Energy fuels latest battle in East Side arts center war
By Ronda Kaysen
A Lower East Side arts center was granted a last -minute reprieve from Con Edison last week preventing a catastrophic power outage that would have closed the center. But the internal strife that has threatened to destroy one of the last vestiges of affordable studio space for artists in the neighborhood for years is no closer to a resolution, despite a new management structure that will be unveiled this week.
Artists Alliance Inc., a visual arts organization housed in Clemente Soto Velez on Suffolk St., cut Con Edison a $20,000 check last Thursday, paying part of the buildings $57,000 outstanding balance and keeping the energy company from shutting off power to the center.
The energy fiasco is the latest flare-up in an ongoing battle between C.S.V., the Latino umbrella organization for several performing arts groups that controls the city-owned building, and A.A.I., a coalition of mainly white visual artists that claims C.S.V. has grossly mismanaged the property and should cede at least some control of the building to A.A.I.
Luis Cancel, the new executive director of C.S.V. and a former commissioner of the Department of Cultural Affairs during the Dinkins administration, was pleasantly surprised that A.A.I. laid down $20,000 toward the payment, but largely blames A.A.I. for the cash flow shortage in the first place. C.S.V. paid $10,000 of the $30,000 minimum payment a week earlier.
[A.A.I.] accompanied that payment with a basic misrepresentation of the facts, said Cancel in a telephone interview.
A.A.I. sends C.S.V. $3,750 a month in rent for the 40 artists it represents, although C.S.V. insists the organization should be paying $10,145 for the space it uses and that the budget shortfall is the cause of the buildings financial problems. C.S.V. says it stopped accepting rent from A.A.I. this June. The continued diversion of rent money will eventually lead to the demise of the cultural center, Cancel said.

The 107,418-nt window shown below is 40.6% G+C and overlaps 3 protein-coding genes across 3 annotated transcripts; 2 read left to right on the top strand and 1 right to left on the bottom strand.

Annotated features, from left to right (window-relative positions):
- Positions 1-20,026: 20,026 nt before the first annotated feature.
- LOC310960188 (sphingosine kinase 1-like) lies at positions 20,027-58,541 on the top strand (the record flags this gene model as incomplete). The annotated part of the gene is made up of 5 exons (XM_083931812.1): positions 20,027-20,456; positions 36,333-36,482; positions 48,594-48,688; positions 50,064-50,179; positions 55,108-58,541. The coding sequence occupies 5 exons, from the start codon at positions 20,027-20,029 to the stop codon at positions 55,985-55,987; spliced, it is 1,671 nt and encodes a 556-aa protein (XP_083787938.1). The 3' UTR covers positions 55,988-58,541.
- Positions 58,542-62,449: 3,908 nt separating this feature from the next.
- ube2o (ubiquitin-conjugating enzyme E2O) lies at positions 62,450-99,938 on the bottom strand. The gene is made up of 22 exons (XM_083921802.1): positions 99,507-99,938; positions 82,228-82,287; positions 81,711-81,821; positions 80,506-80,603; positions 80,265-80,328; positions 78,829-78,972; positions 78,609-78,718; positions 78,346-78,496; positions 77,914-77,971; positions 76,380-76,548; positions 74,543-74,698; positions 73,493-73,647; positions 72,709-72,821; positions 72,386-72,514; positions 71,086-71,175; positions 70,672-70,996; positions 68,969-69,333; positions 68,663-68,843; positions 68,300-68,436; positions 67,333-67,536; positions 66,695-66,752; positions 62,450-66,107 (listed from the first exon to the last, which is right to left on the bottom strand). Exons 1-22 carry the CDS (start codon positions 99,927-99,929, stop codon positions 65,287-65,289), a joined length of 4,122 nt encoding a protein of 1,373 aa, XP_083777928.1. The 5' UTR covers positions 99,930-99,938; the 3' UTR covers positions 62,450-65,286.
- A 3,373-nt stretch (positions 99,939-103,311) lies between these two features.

C.S.V. controls the former schoolhouse under a rent-free month-to-month lease from the city, but the actual operating budget is $377,000 a year, said Cancel.
The recent financial debacle is another example of C.S.V.s consistent mismanagement, said Shelly McGuinness, executive director of A.A.I. [C.S.V.] simply failed to deposit checks and pay bills, said McGuinness in a telephone interview, adding that she was unaware that C.S.V. had stopped accepting rent from her organization she simply thought the organization neglected to collect their bills. Had they cashed the checks that we sent to them, certainly there would have been sufficient funds to make the payments.
As for the rent discrepancy, A.A.I. devised a formula to pay C.S.V. based on what it thinks its members owe according to C.S.V. operating costs, a calculation C.S.V. does not support.
Gerson has been working with the two groups for several years in an attempt to broker an agreement that shares power and diffuses the feud that has threatened to topple the center. The Con Ed crisis just shows that this situation is untenable, Gerson said in a telephone interview. Its been worse than the Wild West.
Gerson on Wednesday night was to unveil a new management structure with a new board of directors elected by all the tenants. A.A.I. insists the new structure will undermine its artists-in-residence program. The bylaws fundamentally will cause the eviction of all artists from the building, said McGuiness, because a new structure with each tenant guaranteed an individual vote would weaken her nonprofit organization, leaving visual artists vulnerable to unreasonably high rents, she said.
Gerson described A.A.I.s position as posturing.